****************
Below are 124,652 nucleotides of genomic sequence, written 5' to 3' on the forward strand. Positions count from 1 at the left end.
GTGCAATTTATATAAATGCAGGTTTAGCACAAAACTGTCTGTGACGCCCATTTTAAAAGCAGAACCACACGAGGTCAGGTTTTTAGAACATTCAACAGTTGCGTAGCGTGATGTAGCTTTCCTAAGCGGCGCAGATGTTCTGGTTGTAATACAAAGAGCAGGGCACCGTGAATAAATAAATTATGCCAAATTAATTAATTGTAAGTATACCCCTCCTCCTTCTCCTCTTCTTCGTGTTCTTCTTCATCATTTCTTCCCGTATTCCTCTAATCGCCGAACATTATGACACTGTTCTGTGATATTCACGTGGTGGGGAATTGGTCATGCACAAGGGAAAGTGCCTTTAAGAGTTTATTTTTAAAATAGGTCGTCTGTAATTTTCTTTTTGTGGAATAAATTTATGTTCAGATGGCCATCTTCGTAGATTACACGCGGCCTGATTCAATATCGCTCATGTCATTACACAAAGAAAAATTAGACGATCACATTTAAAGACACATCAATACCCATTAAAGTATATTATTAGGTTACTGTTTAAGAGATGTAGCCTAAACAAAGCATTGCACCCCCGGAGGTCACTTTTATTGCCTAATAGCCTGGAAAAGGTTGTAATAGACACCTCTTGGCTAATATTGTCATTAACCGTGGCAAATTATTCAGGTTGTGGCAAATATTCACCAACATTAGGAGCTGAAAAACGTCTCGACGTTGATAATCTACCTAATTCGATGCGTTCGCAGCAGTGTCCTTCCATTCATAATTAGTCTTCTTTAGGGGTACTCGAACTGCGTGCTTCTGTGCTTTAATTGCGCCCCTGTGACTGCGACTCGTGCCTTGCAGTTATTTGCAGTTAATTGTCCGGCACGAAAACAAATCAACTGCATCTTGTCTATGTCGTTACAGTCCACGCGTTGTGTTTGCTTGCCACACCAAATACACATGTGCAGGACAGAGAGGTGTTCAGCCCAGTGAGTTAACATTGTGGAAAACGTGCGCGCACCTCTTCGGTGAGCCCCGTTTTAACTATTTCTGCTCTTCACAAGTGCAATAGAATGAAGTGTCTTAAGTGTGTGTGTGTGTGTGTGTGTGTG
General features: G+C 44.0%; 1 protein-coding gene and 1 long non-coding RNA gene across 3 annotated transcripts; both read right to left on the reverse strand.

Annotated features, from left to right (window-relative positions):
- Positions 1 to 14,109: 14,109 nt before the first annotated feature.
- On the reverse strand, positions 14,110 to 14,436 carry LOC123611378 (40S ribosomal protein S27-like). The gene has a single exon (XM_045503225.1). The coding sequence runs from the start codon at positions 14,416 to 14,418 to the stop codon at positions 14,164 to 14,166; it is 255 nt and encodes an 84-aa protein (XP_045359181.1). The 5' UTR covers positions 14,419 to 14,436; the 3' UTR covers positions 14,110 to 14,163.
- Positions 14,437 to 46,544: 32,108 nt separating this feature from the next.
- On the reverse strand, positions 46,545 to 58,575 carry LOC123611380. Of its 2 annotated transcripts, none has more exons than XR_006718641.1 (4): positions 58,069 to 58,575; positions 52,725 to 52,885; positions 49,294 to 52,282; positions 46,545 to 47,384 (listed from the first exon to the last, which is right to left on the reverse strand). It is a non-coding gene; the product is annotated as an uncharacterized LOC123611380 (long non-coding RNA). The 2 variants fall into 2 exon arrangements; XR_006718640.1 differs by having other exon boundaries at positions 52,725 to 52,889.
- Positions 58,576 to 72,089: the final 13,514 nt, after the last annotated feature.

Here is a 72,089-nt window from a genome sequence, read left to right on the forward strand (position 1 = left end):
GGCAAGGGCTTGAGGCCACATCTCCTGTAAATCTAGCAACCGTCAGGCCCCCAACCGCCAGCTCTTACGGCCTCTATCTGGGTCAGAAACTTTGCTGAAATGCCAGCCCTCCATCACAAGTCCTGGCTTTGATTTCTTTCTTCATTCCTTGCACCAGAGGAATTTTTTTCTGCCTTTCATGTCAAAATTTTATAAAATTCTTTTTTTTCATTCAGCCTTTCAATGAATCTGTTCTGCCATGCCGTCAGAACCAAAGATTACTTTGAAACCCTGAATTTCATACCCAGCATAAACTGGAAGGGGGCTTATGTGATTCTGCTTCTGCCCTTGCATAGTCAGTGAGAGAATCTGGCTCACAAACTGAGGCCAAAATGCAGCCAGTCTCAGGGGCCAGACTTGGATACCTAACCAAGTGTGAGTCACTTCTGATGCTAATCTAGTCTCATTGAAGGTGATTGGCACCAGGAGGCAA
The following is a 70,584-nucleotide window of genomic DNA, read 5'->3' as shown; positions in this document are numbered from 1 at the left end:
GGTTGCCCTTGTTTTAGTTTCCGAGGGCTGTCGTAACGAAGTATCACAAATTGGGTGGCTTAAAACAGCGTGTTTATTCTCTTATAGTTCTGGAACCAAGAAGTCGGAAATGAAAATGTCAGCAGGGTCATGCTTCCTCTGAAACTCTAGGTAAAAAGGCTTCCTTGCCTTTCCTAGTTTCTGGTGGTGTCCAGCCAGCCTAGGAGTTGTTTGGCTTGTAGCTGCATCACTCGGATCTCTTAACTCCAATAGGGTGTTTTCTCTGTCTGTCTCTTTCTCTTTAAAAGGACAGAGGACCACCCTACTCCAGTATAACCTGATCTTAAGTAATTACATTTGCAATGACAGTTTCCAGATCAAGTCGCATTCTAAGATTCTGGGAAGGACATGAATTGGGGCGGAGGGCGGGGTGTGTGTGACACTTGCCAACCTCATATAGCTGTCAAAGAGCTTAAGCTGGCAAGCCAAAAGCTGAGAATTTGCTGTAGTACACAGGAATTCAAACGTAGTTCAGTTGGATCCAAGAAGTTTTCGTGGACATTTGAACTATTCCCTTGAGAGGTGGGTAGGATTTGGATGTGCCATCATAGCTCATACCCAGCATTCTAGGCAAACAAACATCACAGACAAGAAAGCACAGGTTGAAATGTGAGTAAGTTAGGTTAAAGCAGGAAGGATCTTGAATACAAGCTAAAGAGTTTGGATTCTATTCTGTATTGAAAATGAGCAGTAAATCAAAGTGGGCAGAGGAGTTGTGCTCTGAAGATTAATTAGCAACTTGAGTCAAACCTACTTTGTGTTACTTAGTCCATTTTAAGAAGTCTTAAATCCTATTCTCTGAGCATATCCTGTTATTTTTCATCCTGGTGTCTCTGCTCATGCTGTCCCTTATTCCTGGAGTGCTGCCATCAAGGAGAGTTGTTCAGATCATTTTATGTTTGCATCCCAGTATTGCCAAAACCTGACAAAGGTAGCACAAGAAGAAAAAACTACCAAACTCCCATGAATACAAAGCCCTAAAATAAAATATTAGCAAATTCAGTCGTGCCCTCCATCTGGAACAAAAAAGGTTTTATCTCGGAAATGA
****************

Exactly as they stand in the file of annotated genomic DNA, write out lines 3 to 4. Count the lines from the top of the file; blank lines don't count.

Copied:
General features: G+C 44.0%; 1 protein-coding gene and 1 long non-coding RNA gene across 3 annotated transcripts; both read right to left on the reverse strand.

Annotated features, from left to right (window-relative positions):